Making people happier with the help of outcomes: The journey of a mental health start-up

Keeping up with rapidly-changing markets is crucial for businesses, especially for start-ups: Mindventure, a mental health start-up from Thailand, is setting its business up for success with help of outcomes — and we are here to accompany it on its journey. In part one of this two-part series, you'll learn more about Mindventure's mission and introduction to OKRs.

We live in a world of constant change, on a business level but also on a societal one. In a way, these changes seem to mirror each other: On the one hand, businesses demand an increase in flexibility and adaptability to face a perpetually-changing business environment and an increasing war for talents. Employees are looking for fulfilling work more and more – while setting a stronger focus on a good work-life balance. On the other hand, the issue of millions of people struggling with mental health is overall continuing to gain attention in our society.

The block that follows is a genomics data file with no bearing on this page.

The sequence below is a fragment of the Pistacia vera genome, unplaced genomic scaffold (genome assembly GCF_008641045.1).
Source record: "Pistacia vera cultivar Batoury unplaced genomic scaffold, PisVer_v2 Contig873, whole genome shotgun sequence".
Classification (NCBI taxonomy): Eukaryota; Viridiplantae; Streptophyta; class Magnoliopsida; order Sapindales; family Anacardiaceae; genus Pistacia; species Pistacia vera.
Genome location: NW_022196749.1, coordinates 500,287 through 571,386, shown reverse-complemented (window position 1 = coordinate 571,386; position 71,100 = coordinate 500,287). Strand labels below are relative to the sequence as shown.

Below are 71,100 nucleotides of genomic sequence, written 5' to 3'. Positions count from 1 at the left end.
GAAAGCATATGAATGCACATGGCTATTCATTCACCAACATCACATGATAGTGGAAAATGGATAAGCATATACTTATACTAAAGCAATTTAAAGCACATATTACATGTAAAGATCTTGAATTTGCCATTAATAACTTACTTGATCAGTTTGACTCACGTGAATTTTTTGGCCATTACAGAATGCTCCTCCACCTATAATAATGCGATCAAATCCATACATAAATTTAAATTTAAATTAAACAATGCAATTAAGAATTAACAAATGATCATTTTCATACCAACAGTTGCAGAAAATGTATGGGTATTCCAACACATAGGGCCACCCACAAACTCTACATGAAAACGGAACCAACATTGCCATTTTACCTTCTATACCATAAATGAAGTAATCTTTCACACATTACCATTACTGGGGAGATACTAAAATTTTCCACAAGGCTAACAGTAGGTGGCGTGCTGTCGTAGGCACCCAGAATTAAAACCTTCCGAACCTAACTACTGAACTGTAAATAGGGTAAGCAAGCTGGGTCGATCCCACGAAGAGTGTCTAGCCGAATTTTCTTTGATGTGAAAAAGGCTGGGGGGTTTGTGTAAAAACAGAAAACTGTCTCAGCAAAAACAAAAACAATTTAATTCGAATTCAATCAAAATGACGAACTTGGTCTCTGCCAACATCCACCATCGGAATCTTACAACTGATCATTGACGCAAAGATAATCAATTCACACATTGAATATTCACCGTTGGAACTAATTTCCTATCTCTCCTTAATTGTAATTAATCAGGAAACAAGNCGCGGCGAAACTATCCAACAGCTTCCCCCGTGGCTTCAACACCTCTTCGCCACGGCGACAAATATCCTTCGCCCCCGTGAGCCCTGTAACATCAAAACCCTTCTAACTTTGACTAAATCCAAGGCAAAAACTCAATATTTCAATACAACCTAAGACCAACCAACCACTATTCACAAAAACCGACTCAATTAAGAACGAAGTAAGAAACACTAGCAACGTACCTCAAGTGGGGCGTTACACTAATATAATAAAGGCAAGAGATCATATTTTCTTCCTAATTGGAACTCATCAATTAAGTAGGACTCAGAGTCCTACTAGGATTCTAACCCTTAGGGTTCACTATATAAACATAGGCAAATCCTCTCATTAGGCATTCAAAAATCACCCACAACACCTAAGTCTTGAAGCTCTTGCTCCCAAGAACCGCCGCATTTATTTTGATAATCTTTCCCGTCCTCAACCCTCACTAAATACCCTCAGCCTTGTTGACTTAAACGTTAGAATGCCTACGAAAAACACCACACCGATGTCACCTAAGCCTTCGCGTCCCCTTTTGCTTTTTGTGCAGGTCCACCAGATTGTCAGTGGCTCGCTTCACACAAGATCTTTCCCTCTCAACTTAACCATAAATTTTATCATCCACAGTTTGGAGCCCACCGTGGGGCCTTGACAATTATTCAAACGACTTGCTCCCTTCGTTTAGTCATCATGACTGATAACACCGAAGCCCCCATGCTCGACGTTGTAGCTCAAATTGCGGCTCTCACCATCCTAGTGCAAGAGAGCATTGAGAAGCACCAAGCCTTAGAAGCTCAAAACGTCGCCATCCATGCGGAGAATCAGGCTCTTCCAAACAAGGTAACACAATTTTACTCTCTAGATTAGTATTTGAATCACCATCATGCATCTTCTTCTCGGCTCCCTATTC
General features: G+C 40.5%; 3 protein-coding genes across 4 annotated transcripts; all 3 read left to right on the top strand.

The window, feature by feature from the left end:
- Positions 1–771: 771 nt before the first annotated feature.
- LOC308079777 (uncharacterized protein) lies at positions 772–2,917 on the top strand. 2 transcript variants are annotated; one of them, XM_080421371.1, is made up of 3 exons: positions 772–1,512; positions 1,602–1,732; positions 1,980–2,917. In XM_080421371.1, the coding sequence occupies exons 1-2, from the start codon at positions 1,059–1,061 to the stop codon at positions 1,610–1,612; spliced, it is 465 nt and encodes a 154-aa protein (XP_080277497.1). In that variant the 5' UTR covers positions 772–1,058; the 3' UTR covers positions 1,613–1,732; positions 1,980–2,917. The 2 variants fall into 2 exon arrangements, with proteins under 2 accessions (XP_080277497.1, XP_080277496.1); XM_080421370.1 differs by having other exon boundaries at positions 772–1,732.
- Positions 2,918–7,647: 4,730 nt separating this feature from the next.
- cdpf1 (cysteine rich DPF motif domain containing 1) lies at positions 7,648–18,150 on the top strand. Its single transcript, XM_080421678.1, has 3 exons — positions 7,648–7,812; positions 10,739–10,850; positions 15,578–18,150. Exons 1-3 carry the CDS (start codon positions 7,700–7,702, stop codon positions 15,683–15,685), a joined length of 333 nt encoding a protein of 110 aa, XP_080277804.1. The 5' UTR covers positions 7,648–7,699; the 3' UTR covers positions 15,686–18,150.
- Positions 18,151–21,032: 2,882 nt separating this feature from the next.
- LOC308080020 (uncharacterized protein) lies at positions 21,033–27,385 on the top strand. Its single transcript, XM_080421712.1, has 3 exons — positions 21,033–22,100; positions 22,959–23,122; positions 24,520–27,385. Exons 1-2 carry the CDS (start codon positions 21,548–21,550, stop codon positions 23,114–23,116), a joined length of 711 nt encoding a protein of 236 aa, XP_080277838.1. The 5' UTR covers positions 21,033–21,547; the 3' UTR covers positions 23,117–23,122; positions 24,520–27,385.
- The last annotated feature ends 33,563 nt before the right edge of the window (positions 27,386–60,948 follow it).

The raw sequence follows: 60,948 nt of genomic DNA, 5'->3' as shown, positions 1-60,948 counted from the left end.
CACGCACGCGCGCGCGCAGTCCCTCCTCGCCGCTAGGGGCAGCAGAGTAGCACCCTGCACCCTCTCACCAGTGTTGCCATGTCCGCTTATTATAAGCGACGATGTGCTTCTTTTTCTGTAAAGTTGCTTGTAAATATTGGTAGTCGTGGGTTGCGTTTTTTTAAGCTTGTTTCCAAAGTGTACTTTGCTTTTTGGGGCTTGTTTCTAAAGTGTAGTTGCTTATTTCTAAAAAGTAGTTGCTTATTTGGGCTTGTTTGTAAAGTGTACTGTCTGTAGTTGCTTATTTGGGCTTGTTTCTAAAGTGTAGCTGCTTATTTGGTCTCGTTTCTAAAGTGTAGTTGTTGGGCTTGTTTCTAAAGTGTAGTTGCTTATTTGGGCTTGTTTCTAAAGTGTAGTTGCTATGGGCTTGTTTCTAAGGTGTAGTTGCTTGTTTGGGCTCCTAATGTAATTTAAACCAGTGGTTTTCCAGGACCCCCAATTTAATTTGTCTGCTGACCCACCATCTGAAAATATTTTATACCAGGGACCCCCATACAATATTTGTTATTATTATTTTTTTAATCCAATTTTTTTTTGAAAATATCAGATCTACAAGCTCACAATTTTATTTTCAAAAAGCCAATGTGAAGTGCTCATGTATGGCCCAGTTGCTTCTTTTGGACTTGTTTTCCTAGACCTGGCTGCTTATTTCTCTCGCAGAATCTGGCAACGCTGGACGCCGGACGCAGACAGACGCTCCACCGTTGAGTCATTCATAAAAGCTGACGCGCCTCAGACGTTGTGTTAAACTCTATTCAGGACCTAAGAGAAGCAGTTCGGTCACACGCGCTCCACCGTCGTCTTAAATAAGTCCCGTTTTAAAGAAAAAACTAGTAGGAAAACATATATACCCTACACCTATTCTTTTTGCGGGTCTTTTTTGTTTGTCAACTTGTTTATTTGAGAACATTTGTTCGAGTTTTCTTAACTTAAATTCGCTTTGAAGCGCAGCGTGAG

Mental health start-ups on the rise: Meet Mindventure

The importance placed on mental wellbeing is on the rise overall. Nowadays, start-ups 

are addressing this and working to lift the stigma around mental health issues. This is also a core mission of Mindventure, a Thailand-based learning community looking to spread awareness around mental health topics and help people develop essential life skills with its programs. The company works with foundations, schools and corporations to improve the mental health of students and employees.